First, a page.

Friday, June 03, 2005

Paying My Dues

Had my first job interview yesterday, with the Managing Partner at a prestigious national law firm. He had seemed like a reasonable person to open an early dialogue with, because a friend of mine, who is also a great lawyer and the world's leading expert -- and not just in my opinion -- on a specialized legal topic that I am very interested in too, is a Partner there. I would very much like to work with her and learn from her, in a non-equity-partner-track position, with a title like "of counsel", where I would have the freedom to follow her around, and we could pitch business together. I told her so, and she said it was possible, and that she would certainly support it. She made the introduction by conference call.

The MP did most of the talking. He stressed that, since I have never practiced corporate law, I should expect to come in as a junior associate, and expect to work hard on boring stuff for current partners -- he mentioned proofreading and staying till midnight -- for a number of years. He thought I might well be able to learn quickly, but that my spending alot of time in the early years on outside business development activities -- ie staying in touch with the many interesting people I've gotten to know over the last 15 years, stressing to them my relevant non-legal expertise, but seeking related legal business from them -- when I hadn't yet demonstrated competence in the nuts and bolts of document drafting etc., could lead to resentment within the firm. And, even if I proved good at bringing in new business, that alone could not lead to Partnership.

In short, the MP seemed most worried that I would not produce work for a long time that would be up to the firm's deserved reputation for technical excellence -- and that I would nevertheless expect special privileges. Because I am twenty years older than most junior associates, have run my own small businesses for many years, and certainly do not come across as detail-oriented, I recognized his fears about me as legitimate. Still, it was all more than a bit depressing - we focused for over an hour on the many problems my presence might cause their firm. I tried to be humble. I promised I was willing to suffer. Eventually, I did feel the need to point out that if I could not manage my own time from the outset sufficiently to maintain substantial business development activities, then the unique strengths I brought with me would be negated, leaving only the gaps. The conversation was clearly just about over. At that point my friend did mention, casually, almost in passing, that her firm had just pitched a potential new corporate client, in an area where I have real-world experience, and that if I had been there they would have won the account. The MP seemed not to hear.

After I got off the call, I appreciated even more my friend's willingness to stick her neck out for me. But I was feeling guilty too. She might well suffer political damage for having raised the obviously - in retrospect - reckless and radical idea that some eccentric middle-aged never-practicing goofball might be a possible "of Counsel" to her hitherto highly respected firm.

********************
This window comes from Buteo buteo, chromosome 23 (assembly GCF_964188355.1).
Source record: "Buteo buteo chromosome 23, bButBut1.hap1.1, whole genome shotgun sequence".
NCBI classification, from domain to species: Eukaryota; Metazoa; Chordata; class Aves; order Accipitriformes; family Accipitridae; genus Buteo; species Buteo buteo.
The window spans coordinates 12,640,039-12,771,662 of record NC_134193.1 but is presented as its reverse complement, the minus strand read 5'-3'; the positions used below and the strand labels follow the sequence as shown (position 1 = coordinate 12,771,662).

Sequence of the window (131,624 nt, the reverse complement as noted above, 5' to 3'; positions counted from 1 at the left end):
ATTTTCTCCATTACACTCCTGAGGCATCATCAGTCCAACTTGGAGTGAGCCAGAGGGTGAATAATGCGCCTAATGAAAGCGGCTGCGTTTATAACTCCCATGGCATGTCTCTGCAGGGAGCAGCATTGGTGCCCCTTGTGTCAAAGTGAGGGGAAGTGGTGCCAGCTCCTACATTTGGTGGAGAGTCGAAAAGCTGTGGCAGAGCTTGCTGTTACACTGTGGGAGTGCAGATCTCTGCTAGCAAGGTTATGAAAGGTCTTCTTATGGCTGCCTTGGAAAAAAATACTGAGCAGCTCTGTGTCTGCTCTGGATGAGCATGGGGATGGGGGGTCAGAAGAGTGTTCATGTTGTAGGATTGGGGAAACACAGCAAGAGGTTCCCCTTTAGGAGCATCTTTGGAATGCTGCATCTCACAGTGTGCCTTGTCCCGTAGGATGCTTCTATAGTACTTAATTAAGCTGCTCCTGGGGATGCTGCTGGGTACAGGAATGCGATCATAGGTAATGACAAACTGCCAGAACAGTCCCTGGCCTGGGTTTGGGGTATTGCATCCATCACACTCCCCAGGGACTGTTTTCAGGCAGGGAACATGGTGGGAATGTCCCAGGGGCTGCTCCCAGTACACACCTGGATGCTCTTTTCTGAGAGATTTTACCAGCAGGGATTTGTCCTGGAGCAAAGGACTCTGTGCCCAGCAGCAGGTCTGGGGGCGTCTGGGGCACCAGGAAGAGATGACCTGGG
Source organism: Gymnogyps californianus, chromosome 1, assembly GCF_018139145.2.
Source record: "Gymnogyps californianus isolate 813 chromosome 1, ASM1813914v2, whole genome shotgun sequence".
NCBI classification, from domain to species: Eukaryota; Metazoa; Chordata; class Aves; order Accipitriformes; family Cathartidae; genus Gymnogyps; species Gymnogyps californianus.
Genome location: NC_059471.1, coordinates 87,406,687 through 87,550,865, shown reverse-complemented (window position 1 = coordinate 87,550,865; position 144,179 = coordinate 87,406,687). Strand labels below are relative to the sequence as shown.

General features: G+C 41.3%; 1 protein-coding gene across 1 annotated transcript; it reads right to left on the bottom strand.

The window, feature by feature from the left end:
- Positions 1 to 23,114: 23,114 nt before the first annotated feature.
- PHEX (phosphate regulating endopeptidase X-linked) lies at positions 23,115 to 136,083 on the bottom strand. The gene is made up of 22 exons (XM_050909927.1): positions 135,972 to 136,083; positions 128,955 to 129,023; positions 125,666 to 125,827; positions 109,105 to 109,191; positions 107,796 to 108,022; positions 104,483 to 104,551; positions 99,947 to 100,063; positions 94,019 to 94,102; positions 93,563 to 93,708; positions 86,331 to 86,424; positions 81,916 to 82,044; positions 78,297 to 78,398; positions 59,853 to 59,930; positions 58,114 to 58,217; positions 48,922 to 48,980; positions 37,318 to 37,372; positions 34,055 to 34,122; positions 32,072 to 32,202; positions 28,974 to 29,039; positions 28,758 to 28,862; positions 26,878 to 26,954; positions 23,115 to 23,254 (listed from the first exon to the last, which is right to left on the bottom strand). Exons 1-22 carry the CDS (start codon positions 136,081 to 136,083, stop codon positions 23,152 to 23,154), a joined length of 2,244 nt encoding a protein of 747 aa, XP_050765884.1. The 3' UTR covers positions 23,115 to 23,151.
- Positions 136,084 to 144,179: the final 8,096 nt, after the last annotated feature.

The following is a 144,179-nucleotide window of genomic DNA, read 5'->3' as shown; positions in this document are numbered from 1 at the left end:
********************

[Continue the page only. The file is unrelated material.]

But, in her follow-up note to me, she said that the call had actually gone much better than she had expected.

No more job interviews for a while -- it could demotivate one's bar study. Res Ipsa Loquitur.

Thursday, June 02, 2005

Res Ipsa Loquitur

People hurt other people. Sometimes this hurt breaches a duty one person has to another. And sometimes we don't know for sure whether or not whoever hurt us breached any duty to us. We don't really know what happened. All we know is: we got hurt.

Judges usually require a plaintiff to establish the specific facts behind their hurt - to prove the defendant's breach. But sometimes the victim just don't know. And so the case ends before it even begins.

But judges can in certain special circumstances take the forced ignorance of victims into account. For example, consider a man who is simply walking along a street in the warehouse district, when suddenly a barrel of flour comes flying out of an upper storey window and lands on his head. What the hell? He doesn't have any idea what was going on inside the warehouse in the moments before the barrel flew out the window. A rotten rope? Horseplay?

The judge may forgive the victims ignorance by asking : First, is this the sort of accident that does not normally occur in the absence of negligence by someone? Second, if there is negligence, does this sort of accident normally happen because of negligence by someone in the position of the defendant?

If the answer to both questions is "yes" the judge may let the case go forward, and the jury can decide whether or not there is negligence in fact. This exception to the usual rule is a good example of the law's flexibility in pursuit of fairness.

But what lawyers really like about this doctrine is that it has such a cool name: Res Ipsa Loquitur. One moment, we are young and cocky, walking down the street. The next moment, a barrel of flour lands on our head. The Thing Speaks for Itself.

Wednesday, June 01, 2005

Fee Tail, Fee Simple, and the Famous Rule Against Perpetuities

Here's what I learned my first day.

Land was apparently the main thing people fought over and cared about in England for about 800 years. The Norman invaders and their descendants handed out different kinds of perks to people who helped them seize and keep power -- and the biggest and best perk you could get was some form of control over productive land.